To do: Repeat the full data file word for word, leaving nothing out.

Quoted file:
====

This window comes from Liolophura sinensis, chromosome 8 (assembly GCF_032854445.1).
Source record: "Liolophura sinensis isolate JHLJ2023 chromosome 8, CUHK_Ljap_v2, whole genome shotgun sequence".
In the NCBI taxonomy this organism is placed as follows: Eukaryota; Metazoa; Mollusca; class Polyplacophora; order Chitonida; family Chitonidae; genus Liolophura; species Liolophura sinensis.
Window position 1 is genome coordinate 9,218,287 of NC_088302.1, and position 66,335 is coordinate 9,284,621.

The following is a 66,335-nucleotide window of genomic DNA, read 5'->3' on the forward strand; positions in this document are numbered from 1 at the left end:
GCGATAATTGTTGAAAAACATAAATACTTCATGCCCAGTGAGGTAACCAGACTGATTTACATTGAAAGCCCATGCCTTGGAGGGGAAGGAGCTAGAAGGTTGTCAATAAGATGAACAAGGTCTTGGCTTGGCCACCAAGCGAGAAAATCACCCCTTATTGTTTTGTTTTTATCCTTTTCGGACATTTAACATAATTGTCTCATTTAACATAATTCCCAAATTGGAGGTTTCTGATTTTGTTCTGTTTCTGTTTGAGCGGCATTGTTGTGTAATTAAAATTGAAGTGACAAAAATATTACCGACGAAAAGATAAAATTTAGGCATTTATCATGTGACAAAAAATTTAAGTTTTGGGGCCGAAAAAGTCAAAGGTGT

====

This window comes from Liolophura sinensis, chromosome 8 (assembly GCF_032854445.1).
Source record: "Liolophura sinensis isolate JHLJ2023 chromosome 8, CUHK_Ljap_v2, whole genome shotgun sequence".
In the NCBI taxonomy this organism is placed as follows: Eukaryota; Metazoa; Mollusca; class Polyplacophora; order Chitonida; family Chitonidae; genus Liolophura; species Liolophura sinensis.
Window position 1 is genome coordinate 9,218,287 of NC_088302.1, and position 66,335 is coordinate 9,284,621.

The following is a 66,335-nucleotide window of genomic DNA, read 5'->3' on the forward strand; positions in this document are numbered from 1 at the left end:
GCGATAATTGTTGAAAAACATAAATACTTCATGCCCAGTGAGGTAACCAGACTGATTTACATTGAAAGCCCATGCCTTGGAGGGGAAGGAGCTAGAAGGTTGTCAATAAGATGAACAAGGTCTTGGCTTGGCCACCAAGCGAGAAAATCACCCCTTATTGTTTTGTTTTTATCCTTTTCGGACATTTAACATAATTGTCTCATTTAACATAATTCCCAAATTGGAGGTTTCTGATTTTGTTCTGTTTCTGTTTGAGCGGCATTGTTGTGTAATTAAAATTGAAGTGACAAAAATATTACCGACGAAAAGATAAAATTTAGGCATTTATCATGTGACAAAAAATTTAAGTTTTGGGGCCGAAAAAGTCAAAGGTGT